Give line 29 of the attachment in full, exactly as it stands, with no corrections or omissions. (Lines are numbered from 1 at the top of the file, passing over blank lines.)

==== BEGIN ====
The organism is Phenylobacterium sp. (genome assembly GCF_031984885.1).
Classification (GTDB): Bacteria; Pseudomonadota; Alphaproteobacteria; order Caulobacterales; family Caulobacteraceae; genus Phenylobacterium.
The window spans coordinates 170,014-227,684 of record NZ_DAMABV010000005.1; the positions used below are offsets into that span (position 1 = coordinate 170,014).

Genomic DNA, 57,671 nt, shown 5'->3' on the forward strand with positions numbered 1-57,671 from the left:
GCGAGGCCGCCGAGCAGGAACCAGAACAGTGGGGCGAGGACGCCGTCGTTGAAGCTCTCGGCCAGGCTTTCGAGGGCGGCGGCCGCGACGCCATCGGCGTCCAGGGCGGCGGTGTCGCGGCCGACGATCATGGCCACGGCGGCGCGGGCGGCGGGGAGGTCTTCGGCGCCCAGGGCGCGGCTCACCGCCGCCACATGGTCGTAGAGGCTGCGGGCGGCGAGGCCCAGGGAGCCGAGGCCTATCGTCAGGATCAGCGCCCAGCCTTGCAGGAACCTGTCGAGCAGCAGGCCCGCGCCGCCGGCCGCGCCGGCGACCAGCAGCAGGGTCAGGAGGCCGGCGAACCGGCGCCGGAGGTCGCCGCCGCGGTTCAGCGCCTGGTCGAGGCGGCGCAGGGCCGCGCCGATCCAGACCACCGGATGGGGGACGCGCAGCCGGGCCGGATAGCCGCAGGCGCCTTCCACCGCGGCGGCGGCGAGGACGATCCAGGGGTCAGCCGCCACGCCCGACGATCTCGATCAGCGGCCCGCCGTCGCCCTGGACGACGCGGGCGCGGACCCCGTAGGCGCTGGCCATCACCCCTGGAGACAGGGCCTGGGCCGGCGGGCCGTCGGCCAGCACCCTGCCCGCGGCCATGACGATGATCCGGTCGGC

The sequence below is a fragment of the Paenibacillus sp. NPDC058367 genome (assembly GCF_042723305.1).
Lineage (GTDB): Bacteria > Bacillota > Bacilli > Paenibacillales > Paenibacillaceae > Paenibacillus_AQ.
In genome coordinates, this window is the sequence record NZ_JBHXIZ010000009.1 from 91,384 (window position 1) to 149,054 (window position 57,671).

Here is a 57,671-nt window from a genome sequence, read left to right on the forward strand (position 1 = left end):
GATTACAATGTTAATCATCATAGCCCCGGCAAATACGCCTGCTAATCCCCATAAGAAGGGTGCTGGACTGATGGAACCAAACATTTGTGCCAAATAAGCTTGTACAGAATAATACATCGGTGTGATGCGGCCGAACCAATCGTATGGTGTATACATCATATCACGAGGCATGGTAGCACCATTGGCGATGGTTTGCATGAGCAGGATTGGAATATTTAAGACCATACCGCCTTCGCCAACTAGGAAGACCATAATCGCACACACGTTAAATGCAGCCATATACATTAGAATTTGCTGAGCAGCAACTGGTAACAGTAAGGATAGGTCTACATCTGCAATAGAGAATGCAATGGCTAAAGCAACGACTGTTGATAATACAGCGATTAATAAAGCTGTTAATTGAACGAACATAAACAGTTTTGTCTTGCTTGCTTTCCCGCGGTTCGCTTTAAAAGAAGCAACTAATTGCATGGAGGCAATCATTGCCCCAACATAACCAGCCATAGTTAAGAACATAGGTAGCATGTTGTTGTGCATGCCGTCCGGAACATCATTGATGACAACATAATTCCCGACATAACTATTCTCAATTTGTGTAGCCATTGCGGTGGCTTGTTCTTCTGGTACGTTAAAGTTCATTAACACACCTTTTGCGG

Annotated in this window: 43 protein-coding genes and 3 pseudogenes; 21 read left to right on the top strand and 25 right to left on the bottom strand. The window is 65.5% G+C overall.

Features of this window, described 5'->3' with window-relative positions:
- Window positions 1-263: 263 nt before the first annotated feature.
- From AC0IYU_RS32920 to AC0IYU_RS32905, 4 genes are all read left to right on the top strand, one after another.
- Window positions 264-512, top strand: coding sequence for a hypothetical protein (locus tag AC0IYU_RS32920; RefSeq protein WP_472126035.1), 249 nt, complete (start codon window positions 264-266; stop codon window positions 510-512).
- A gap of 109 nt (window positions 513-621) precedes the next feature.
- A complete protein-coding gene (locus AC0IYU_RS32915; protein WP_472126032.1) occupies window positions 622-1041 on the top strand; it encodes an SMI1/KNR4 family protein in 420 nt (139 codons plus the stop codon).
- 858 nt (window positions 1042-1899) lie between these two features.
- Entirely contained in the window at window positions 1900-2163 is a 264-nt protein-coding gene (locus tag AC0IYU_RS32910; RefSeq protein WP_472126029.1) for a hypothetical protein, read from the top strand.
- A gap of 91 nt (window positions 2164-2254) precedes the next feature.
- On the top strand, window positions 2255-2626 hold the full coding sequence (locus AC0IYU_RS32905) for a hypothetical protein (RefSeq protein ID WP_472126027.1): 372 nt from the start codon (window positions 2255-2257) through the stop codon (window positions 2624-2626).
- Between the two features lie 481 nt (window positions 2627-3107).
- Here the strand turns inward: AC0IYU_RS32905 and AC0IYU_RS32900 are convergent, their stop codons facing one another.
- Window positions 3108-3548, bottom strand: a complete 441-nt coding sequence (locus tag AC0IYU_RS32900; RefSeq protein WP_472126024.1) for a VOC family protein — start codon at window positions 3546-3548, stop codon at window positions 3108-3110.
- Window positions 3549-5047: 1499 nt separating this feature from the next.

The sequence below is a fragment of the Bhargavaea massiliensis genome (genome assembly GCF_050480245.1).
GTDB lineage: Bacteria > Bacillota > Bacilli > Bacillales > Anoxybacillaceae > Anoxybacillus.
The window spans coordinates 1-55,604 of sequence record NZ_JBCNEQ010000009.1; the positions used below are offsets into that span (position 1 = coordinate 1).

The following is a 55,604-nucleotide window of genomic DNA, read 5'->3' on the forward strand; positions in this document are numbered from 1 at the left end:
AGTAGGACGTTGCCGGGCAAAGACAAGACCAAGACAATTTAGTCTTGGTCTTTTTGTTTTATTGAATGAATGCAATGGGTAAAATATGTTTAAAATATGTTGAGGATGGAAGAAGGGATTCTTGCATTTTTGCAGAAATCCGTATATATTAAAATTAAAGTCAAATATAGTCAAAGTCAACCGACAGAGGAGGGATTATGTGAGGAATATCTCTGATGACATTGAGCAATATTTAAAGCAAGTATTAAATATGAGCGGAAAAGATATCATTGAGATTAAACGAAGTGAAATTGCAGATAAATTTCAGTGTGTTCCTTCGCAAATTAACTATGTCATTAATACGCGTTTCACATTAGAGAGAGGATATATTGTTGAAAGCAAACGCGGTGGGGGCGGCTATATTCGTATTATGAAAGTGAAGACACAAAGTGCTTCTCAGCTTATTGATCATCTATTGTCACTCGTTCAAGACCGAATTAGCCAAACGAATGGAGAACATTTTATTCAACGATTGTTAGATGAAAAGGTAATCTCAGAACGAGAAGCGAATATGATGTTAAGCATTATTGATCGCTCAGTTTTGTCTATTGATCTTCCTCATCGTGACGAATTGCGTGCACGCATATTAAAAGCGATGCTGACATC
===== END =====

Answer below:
The following is a 55,604-nucleotide window of genomic DNA, read 5'->3' on the forward strand; positions in this document are numbered from 1 at the left end: